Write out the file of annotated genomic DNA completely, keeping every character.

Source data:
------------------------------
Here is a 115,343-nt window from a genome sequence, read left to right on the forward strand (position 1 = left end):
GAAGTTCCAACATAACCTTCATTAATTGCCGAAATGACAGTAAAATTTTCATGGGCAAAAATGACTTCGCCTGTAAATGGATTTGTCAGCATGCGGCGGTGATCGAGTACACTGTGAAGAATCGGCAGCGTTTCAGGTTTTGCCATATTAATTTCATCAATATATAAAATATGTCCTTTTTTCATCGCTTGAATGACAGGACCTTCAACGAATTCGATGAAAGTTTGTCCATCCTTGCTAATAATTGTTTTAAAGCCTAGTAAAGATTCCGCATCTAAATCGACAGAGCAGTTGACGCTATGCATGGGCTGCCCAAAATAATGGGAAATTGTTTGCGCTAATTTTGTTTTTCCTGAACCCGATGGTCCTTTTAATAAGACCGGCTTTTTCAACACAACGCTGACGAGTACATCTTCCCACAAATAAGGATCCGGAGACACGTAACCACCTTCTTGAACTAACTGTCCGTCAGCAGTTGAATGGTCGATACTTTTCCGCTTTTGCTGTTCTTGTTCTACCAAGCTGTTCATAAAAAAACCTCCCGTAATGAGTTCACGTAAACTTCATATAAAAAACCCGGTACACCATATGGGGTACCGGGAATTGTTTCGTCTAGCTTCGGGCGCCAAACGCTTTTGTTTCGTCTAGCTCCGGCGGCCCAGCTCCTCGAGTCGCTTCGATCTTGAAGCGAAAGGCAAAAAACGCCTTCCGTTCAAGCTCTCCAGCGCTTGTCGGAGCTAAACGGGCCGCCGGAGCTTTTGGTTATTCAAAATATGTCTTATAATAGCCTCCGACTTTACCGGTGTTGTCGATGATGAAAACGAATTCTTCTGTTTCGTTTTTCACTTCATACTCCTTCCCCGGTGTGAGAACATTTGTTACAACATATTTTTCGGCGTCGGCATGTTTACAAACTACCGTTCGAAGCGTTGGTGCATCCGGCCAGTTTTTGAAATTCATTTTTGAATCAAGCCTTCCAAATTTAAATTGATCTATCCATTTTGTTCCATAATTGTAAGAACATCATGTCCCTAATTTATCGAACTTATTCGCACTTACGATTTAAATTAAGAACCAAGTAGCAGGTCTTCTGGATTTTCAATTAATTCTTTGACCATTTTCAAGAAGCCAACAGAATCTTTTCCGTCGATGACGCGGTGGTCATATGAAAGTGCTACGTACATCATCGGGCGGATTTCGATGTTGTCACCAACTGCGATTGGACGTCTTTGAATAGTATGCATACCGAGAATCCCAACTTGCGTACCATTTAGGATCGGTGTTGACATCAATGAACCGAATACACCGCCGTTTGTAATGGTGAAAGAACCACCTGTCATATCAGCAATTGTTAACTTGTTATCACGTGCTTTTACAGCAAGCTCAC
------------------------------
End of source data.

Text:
Here is a 115,343-nt window from a genome sequence, read left to right on the forward strand (position 1 = left end):
GAAGTTCCAACATAACCTTCATTAATTGCCGAAATGACAGTAAAATTTTCATGGGCAAAAATGACTTCGCCTGTAAATGGATTTGTCAGCATGCGGCGGTGATCGAGTACACTGTGAAGAATCGGCAGCGTTTCAGGTTTTGCCATATTAATTTCATCAATATATAAAATATGTCCTTTTTTCATCGCTTGAATGACAGGACCTTCAACGAATTCGATGAAAGTTTGTCCATCCTTGCTAATAATTGTTTTAAAGCCTAGTAAAGATTCCGCATCTAAATCGACAGAGCAGTTGACGCTATGCATGGGCTGCCCAAAATAATGGGAAATTGTTTGCGCTAATTTTGTTTTTCCTGAACCCGATGGTCCTTTTAATAAGACCGGCTTTTTCAACACAACGCTGACGAGTACATCTTCCCACAAATAAGGATCCGGAGACACGTAACCACCTTCTTGAACTAACTGTCCGTCAGCAGTTGAATGGTCGATACTTTTCCGCTTTTGCTGTTCTTGTTCTACCAAGCTGTTCATAAAAAAACCTCCCGTAATGAGTTCACGTAAACTTCATATAAAAAACCCGGTACACCATATGGGGTACCGGGAATTGTTTCGTCTAGCTTCGGGCGCCAAACGCTTTTGTTTCGTCTAGCTCCGGCGGCCCAGCTCCTCGAGTCGCTTCGATCTTGAAGCGAAAGGCAAAAAACGCCTTCCGTTCAAGCTCTCCAGCGCTTGTCGGAGCTAAACGGGCCGCCGGAGCTTTTGGTTATTCAAAATATGTCTTATAATAGCCTCCGACTTTACCGGTGTTGTCGATGATGAAAACGAATTCTTCTGTTTCGTTTTTCACTTCATACTCCTTCCCCGGTGTGAGAACATTTGTTACAACATATTTTTCGGCGTCGGCATGTTTACAAACTACCGTTCGAAGCGTTGGTGCATCCGGCCAGTTTTTGAAATTCATTTTTGAATCAAGCCTTCCAAATTTAAATTGATCTATCCATTTTGTTCCATAATTGTAAGAACATCATGTCCCTAATTTATCGAACTTATTCGCACTTACGATTTAAATTAAGAACCAAGTAGCAGGTCTTCTGGATTTTCAATTAATTCTTTGACCATTTTCAAGAAGCCAACAGAATCTTTTCCGTCGATGACGCGGTGGTCATATGAAAGTGCTACGTACATCATCGGGCGGATTTCGATGTTGTCACCAACTGCGATTGGACGTCTTTGAATAGTATGCATACCGAGAATCCCAACTTGCGTACCATTTAGGATCGGTGTTGACATCAATGAACCGAATACACCGCCGTTTGTAATGGTGAAAGAACCACCTGTCATATCAGCAATTGTTAACTTGTTATCACGTGCTTTTACAGCAAGCTCAC